During their flight they arrive at a cemetery where they meet a masked rider. He steals the jewel.

Then Red has an idea. She wants to ask her friend for help who lives nearby. He also recommended Sherlock Holmes to her.

Unfortunately this family "friend" is none other than Professor Moriarty, Sherlock Holmes's arch enemy.

Tom, Jerry and Tuffy cannot free Red and they all shall witness Moriarty's greatest triumph; the theft of the crown jewels.

Meanwhile, Holmes and Watson are quite literally on a wild goose chase. But Holmes finally realises what's going on. They rush back to London.

The inevitable confrontation between Holmes and Moriarty follows in the action-filled finale.

But don't worry, there is a happy end. Holmes and Watson even attend Red's wedding.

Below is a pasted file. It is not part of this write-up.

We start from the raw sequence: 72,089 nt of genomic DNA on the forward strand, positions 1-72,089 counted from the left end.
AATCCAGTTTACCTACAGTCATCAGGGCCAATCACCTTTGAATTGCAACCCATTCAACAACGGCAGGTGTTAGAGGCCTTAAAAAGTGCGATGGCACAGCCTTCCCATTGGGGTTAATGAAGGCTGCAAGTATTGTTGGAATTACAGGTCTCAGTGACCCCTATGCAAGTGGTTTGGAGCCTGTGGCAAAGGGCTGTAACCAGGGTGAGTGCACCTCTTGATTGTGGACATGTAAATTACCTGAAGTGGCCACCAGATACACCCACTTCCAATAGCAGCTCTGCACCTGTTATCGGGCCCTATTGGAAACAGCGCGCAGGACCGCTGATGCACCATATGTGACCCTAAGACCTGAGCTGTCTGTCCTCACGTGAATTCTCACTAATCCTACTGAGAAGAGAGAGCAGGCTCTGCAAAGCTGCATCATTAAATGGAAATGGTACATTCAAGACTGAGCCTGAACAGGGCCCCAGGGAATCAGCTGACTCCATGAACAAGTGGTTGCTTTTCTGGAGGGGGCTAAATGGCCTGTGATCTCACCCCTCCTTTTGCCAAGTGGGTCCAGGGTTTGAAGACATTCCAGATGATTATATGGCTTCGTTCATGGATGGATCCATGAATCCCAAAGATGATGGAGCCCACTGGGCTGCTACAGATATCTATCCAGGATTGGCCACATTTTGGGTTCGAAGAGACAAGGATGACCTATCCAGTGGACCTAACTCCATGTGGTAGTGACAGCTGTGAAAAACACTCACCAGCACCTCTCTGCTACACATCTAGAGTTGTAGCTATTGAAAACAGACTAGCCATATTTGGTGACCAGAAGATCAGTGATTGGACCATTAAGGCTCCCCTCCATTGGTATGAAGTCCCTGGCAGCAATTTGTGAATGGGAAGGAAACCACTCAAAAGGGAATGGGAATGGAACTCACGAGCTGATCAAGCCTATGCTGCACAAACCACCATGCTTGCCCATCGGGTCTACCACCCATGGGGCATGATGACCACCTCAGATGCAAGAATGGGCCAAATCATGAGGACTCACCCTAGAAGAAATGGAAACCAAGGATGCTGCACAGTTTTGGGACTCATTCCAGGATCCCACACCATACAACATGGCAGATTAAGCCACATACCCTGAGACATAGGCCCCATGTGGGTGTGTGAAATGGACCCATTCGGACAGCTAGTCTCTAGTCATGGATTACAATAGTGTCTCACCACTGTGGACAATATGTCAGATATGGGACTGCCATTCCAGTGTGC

The Actors

Michael York (Escape from the 21st Century) is a great choice for Sherlock Holmes. His dynamic voice is always in tune with the situation.

John Rhys-Davies' deep voice is a perfect match for Dr Watson. Although I wish the writers would have depicted Watson's character a little less like Nigel Bruce.

You can clearly hear that Malcolm McDowell enjoys his part as Professor Moriarty.
He follows in the footsteps of none other than legendary Horror actor Vincent Price. Price lent his vocal and musical talent to Ratigan, the villain from "The Great Mouse Detective".

It's a joy to listen to these actors.

Some Nice Extras


At the beginning of the film we see Holmes wearing glasses. I must admit it looks quite natural. But don't worry, he only needs them for reading.